Washington (CNN) - Karl Rove, the Republican strategist who just weeks ago ignited a fire about Hillary Clinton's health, now says the former secretary of state is at risk of being seen as "old and stale."
After Rove was asked about Clinton's "inevitability" as the Democratic nominee in 2016 on Fox News, the former George W. Bush aide said "people don't like people who seem to already have it made."
"In American politics, there is a sense that you want to be new, that you don't want to be too familiar," Rove said Monday. "You want to be something fresh, you don't want to be something that is old and stale."
Clinton is "thinking" about running for president in 2016 and is widely considered the frontrunner for the Democratic nomination. Rove's comments are in line with what a number of other Republicans have said about 2016: Clinton's age is "fair game."
If Clinton, 66, is elected president in 2016, she will be 69 years old, just a few months younger than the United States' oldest elected president: Ronald Reagan. Democrats have charged that questioning Clinton's age is sexist and out of bounds.
Rove has made a habit of lobbing rhetorical bombs at the former secretary of state. Earlier this month, Rove questioned Clinton's health by suggesting that she had a "traumatic brain injury."
In response to Rove, Hillary Clinton spokesman Nick Merrill said "Karl Rove has deceived the country for years, but there are no words for this level of lying." As for Clinton's health, Merrill added, "She is 100%. Period."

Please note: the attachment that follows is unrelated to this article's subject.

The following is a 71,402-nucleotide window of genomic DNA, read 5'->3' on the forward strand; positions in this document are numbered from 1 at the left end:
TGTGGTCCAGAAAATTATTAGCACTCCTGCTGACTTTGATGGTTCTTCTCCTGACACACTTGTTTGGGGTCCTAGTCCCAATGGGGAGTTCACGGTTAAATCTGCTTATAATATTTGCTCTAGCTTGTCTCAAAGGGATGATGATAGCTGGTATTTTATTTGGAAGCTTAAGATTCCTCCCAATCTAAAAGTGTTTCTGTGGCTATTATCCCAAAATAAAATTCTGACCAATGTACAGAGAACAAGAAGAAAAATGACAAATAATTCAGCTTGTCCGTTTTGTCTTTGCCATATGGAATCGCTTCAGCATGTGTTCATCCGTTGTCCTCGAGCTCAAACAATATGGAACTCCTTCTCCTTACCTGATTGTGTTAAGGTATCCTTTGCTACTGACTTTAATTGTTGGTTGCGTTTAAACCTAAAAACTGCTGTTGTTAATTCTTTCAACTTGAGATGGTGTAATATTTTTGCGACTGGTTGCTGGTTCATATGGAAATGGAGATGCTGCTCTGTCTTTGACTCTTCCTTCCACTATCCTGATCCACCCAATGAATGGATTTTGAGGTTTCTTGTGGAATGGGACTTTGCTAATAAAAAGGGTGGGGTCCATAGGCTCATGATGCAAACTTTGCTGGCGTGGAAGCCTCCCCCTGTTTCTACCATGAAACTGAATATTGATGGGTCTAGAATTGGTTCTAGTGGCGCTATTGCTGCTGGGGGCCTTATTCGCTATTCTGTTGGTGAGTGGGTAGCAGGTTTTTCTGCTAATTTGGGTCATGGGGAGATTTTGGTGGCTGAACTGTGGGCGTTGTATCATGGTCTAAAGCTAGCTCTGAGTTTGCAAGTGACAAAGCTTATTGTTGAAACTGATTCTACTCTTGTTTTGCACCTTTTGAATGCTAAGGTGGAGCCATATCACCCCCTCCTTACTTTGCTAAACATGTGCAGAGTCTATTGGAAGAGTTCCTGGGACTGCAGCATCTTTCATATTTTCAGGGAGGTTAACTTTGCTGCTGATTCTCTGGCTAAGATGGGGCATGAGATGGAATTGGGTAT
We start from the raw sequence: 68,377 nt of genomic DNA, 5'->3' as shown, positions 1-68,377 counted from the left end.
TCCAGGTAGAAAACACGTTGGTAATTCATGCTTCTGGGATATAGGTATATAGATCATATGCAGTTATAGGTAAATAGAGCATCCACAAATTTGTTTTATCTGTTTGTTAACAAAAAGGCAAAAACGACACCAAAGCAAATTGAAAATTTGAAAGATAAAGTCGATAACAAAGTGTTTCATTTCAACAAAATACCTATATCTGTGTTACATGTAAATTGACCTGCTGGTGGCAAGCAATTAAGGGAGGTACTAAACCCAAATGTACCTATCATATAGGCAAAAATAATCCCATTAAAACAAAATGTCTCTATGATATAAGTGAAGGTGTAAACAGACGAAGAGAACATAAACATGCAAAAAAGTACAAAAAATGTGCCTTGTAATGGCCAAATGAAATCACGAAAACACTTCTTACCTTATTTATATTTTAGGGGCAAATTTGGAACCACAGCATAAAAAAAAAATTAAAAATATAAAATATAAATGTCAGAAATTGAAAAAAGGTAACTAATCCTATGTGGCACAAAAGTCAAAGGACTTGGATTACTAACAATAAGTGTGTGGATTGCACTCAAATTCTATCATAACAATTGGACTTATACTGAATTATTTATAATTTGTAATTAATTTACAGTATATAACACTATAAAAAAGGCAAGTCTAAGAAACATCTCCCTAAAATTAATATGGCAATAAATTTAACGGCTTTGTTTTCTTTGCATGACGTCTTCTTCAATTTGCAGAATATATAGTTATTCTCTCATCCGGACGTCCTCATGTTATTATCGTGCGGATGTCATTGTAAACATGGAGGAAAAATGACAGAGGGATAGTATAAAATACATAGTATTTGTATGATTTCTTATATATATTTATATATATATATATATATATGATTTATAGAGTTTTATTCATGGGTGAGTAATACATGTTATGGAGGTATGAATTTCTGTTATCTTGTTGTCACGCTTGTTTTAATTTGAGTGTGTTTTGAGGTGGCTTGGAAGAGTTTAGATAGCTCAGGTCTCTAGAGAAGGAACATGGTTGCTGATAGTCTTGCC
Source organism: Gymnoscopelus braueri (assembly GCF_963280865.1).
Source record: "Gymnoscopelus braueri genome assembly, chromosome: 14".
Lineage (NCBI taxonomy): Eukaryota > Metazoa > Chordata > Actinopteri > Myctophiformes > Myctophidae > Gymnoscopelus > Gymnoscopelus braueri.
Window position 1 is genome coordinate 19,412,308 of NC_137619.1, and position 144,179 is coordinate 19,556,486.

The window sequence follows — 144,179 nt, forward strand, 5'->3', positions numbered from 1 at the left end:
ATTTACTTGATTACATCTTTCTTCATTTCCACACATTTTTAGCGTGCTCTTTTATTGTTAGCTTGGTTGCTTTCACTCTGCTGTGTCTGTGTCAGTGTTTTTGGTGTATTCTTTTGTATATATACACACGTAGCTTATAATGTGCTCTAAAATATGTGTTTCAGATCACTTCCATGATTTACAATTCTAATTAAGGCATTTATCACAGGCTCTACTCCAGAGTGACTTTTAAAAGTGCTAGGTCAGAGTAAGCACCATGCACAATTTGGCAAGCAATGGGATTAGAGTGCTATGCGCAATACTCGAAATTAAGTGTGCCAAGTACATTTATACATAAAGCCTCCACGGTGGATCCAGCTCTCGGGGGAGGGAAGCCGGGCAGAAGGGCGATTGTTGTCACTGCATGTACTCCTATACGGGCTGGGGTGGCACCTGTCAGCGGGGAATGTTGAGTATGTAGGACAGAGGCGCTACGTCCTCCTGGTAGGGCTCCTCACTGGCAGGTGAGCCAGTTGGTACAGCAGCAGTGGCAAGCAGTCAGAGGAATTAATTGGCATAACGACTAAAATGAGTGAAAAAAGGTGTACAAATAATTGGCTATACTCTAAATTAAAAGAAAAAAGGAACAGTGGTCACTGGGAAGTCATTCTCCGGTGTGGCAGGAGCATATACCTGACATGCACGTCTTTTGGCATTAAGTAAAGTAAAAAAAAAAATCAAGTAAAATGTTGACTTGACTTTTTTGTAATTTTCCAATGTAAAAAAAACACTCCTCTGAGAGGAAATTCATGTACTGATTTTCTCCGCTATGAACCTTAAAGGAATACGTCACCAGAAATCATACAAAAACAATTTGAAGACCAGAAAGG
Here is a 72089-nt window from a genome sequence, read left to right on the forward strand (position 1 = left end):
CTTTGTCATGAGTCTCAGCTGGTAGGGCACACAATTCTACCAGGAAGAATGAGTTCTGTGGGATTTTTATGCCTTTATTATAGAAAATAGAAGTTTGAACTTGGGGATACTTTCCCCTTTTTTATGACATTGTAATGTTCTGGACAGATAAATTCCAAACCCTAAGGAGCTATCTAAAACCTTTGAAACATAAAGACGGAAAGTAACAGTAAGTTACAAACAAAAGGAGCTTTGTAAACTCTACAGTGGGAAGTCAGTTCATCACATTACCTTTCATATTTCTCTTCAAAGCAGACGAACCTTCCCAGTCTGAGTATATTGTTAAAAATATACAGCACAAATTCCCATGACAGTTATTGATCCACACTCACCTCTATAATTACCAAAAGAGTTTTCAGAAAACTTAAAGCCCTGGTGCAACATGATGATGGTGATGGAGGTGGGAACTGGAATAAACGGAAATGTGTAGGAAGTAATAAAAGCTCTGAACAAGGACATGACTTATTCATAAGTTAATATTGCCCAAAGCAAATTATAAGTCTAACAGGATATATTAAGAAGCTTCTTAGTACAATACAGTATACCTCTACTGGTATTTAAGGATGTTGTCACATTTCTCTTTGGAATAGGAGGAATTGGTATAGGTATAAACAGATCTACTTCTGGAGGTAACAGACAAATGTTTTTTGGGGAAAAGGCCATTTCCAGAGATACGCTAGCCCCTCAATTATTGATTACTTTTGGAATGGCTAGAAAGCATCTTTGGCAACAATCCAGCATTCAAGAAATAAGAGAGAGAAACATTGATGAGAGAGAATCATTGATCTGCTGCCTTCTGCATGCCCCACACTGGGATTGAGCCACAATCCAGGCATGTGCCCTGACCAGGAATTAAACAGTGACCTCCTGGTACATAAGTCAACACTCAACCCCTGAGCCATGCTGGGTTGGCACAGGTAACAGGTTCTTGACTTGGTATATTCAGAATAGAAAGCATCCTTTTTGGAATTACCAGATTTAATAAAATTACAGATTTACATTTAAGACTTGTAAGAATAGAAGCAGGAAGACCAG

On Monday, Rove said that in Hillary Clinton's case, becoming the frontrunner this year "has its disadvantages."
"It's easy to fall into nostalgia, and Hillary Clinton may be in danger of doing this," he said. "She is talking about how good things were when Bill was in office. When Bill was in office, the economy was better. Which, to some degree, it helps her. But it also hurts her because it makes her look like yesterday."
In a number of recent speeches, Hillary Clinton has touted her husband's years in the White House from 1992 to 2000.
Earlier this month, Hillary Clinton told a progressive audience in Washington, D.C. that the 1990s "taught us that even in the face of difficult long-term economic trends, it is possible through smart policies and sound investments to enjoy broad-based growth and shared prosperity."
She went on to bash former President George W. Bush as someone who focused solely on tax cuts for the rich. Bush, she said, proved "we can turn surpluses into debt, we can return to rising deficits."